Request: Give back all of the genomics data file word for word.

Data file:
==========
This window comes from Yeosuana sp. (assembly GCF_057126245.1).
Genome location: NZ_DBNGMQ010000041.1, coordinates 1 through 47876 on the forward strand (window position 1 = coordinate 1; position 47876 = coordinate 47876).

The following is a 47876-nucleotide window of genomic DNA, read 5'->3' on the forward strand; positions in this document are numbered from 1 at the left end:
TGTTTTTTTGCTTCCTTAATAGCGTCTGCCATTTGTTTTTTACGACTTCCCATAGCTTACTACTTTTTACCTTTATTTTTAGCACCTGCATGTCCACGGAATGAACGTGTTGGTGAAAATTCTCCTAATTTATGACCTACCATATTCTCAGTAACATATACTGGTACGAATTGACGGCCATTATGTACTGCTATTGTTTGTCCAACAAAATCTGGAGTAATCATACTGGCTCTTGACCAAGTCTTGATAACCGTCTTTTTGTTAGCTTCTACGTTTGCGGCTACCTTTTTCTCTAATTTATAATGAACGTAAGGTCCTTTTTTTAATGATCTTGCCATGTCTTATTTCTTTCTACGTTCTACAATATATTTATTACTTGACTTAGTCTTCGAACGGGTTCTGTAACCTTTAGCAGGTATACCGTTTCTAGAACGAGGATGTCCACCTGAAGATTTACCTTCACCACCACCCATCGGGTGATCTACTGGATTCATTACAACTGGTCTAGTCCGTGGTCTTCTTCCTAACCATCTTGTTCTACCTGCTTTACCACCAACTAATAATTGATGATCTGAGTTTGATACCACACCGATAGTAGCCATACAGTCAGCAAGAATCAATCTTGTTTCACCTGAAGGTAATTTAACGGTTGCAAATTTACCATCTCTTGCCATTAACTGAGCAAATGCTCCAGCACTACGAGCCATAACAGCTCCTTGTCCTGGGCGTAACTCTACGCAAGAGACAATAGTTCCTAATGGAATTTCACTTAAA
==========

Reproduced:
This window comes from Yeosuana sp. (assembly GCF_057126245.1).
Genome location: NZ_DBNGMQ010000041.1, coordinates 1 through 47876 on the forward strand (window position 1 = coordinate 1; position 47876 = coordinate 47876).

The following is a 47876-nucleotide window of genomic DNA, read 5'->3' on the forward strand; positions in this document are numbered from 1 at the left end:
TGTTTTTTTGCTTCCTTAATAGCGTCTGCCATTTGTTTTTTACGACTTCCCATAGCTTACTACTTTTTACCTTTATTTTTAGCACCTGCATGTCCACGGAATGAACGTGTTGGTGAAAATTCTCCTAATTTATGACCTACCATATTCTCAGTAACATATACTGGTACGAATTGACGGCCATTATGTACTGCTATTGTTTGTCCAACAAAATCTGGAGTAATCATACTGGCTCTTGACCAAGTCTTGATAACCGTCTTTTTGTTAGCTTCTACGTTTGCGGCTACCTTTTTCTCTAATTTATAATGAACGTAAGGTCCTTTTTTTAATGATCTTGCCATGTCTTATTTCTTTCTACGTTCTACAATATATTTATTACTTGACTTAGTCTTCGAACGGGTTCTGTAACCTTTAGCAGGTATACCGTTTCTAGAACGAGGATGTCCACCTGAAGATTTACCTTCACCACCACCCATCGGGTGATCTACTGGATTCATTACAACTGGTCTAGTCCGTGGTCTTCTTCCTAACCATCTTGTTCTACCTGCTTTACCACCAACTAATAATTGATGATCTGAGTTTGATACCACACCGATAGTAGCCATACAGTCAGCAAGAATCAATCTTGTTTCACCTGAAGGTAATTTAACGGTTGCAAATTTACCATCTCTTGCCATTAACTGAGCAAATGCTCCAGCACTACGAGCCATAACAGCTCCTTGTCCTGGGCGTAACTCTACGCAAGAGACAATAGTTCCTAATGGAATTTCACTTAAA